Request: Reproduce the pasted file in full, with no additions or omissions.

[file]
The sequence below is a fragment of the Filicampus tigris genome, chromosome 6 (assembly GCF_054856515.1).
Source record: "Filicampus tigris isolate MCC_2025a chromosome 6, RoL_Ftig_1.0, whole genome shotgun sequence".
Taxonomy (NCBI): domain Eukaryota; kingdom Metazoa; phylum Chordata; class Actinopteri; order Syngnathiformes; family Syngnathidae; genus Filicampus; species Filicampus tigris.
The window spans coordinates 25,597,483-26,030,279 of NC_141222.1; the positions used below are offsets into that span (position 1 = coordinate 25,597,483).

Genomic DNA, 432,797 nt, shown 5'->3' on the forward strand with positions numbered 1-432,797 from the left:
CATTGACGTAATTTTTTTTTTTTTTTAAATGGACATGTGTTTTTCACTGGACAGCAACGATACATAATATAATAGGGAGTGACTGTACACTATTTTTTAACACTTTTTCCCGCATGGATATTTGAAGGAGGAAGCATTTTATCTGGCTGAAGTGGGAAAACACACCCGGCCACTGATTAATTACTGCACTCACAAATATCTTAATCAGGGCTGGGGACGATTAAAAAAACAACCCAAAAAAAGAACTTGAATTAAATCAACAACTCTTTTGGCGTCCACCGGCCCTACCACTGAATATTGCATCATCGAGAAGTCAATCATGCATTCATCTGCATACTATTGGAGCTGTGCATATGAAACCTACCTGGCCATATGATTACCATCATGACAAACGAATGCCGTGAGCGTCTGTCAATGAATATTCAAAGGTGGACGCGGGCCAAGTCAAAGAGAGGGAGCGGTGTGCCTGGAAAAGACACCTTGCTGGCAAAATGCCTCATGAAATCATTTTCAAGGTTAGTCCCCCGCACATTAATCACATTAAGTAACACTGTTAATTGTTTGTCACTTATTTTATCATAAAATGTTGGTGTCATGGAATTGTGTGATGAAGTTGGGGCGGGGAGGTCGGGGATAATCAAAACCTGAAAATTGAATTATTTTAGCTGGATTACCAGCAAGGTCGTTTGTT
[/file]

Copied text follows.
The sequence below is a fragment of the Filicampus tigris genome, chromosome 6 (assembly GCF_054856515.1).
Source record: "Filicampus tigris isolate MCC_2025a chromosome 6, RoL_Ftig_1.0, whole genome shotgun sequence".
Taxonomy (NCBI): domain Eukaryota; kingdom Metazoa; phylum Chordata; class Actinopteri; order Syngnathiformes; family Syngnathidae; genus Filicampus; species Filicampus tigris.
The window spans coordinates 25,597,483-26,030,279 of NC_141222.1; the positions used below are offsets into that span (position 1 = coordinate 25,597,483).

Genomic DNA, 432,797 nt, shown 5'->3' on the forward strand with positions numbered 1-432,797 from the left:
CATTGACGTAATTTTTTTTTTTTTTTAAATGGACATGTGTTTTTCACTGGACAGCAACGATACATAATATAATAGGGAGTGACTGTACACTATTTTTTAACACTTTTTCCCGCATGGATATTTGAAGGAGGAAGCATTTTATCTGGCTGAAGTGGGAAAACACACCCGGCCACTGATTAATTACTGCACTCACAAATATCTTAATCAGGGCTGGGGACGATTAAAAAAACAACCCAAAAAAAGAACTTGAATTAAATCAACAACTCTTTTGGCGTCCACCGGCCCTACCACTGAATATTGCATCATCGAGAAGTCAATCATGCATTCATCTGCATACTATTGGAGCTGTGCATATGAAACCTACCTGGCCATATGATTACCATCATGACAAACGAATGCCGTGAGCGTCTGTCAATGAATATTCAAAGGTGGACGCGGGCCAAGTCAAAGAGAGGGAGCGGTGTGCCTGGAAAAGACACCTTGCTGGCAAAATGCCTCATGAAATCATTTTCAAGGTTAGTCCCCCGCACATTAATCACATTAAGTAACACTGTTAATTGTTTGTCACTTATTTTATCATAAAATGTTGGTGTCATGGAATTGTGTGATGAAGTTGGGGCGGGGAGGTCGGGGATAATCAAAACCTGAAAATTGAATTATTTTAGCTGGATTACCAGCAAGGTCGTTTGTT